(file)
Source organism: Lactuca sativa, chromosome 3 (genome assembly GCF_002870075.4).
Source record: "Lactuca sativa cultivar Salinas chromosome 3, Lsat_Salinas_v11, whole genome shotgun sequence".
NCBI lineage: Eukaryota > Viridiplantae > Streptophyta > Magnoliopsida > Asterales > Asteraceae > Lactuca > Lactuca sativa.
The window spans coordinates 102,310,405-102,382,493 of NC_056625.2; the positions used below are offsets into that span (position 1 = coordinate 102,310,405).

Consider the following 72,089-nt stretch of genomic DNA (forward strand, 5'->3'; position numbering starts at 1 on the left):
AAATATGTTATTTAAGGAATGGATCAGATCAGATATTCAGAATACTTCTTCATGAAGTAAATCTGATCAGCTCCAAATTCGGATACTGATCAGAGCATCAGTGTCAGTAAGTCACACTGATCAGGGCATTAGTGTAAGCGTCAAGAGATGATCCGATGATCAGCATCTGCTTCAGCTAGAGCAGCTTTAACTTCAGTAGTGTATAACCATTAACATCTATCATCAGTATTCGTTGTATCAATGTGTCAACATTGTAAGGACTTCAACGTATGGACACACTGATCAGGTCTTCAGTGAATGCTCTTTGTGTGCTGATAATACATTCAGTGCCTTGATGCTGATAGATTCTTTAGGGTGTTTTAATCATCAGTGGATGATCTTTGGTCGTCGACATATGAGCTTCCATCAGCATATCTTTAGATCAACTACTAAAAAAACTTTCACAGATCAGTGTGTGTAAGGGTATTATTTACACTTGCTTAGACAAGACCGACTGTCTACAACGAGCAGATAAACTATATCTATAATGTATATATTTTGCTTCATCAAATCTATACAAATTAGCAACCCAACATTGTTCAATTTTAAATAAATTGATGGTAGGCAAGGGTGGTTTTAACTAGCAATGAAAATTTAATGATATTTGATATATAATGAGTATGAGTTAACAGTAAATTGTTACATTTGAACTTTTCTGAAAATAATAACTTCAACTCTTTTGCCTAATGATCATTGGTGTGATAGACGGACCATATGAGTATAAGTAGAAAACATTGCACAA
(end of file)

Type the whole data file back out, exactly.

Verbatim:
Source organism: Lactuca sativa, chromosome 3 (genome assembly GCF_002870075.4).
Source record: "Lactuca sativa cultivar Salinas chromosome 3, Lsat_Salinas_v11, whole genome shotgun sequence".
NCBI lineage: Eukaryota > Viridiplantae > Streptophyta > Magnoliopsida > Asterales > Asteraceae > Lactuca > Lactuca sativa.
The window spans coordinates 102,310,405-102,382,493 of NC_056625.2; the positions used below are offsets into that span (position 1 = coordinate 102,310,405).

Consider the following 72,089-nt stretch of genomic DNA (forward strand, 5'->3'; position numbering starts at 1 on the left):
AAATATGTTATTTAAGGAATGGATCAGATCAGATATTCAGAATACTTCTTCATGAAGTAAATCTGATCAGCTCCAAATTCGGATACTGATCAGAGCATCAGTGTCAGTAAGTCACACTGATCAGGGCATTAGTGTAAGCGTCAAGAGATGATCCGATGATCAGCATCTGCTTCAGCTAGAGCAGCTTTAACTTCAGTAGTGTATAACCATTAACATCTATCATCAGTATTCGTTGTATCAATGTGTCAACATTGTAAGGACTTCAACGTATGGACACACTGATCAGGTCTTCAGTGAATGCTCTTTGTGTGCTGATAATACATTCAGTGCCTTGATGCTGATAGATTCTTTAGGGTGTTTTAATCATCAGTGGATGATCTTTGGTCGTCGACATATGAGCTTCCATCAGCATATCTTTAGATCAACTACTAAAAAAACTTTCACAGATCAGTGTGTGTAAGGGTATTATTTACACTTGCTTAGACAAGACCGACTGTCTACAACGAGCAGATAAACTATATCTATAATGTATATATTTTGCTTCATCAAATCTATACAAATTAGCAACCCAACATTGTTCAATTTTAAATAAATTGATGGTAGGCAAGGGTGGTTTTAACTAGCAATGAAAATTTAATGATATTTGATATATAATGAGTATGAGTTAACAGTAAATTGTTACATTTGAACTTTTCTGAAAATAATAACTTCAACTCTTTTGCCTAATGATCATTGGTGTGATAGACGGACCATATGAGTATAAGTAGAAAACATTGCACAA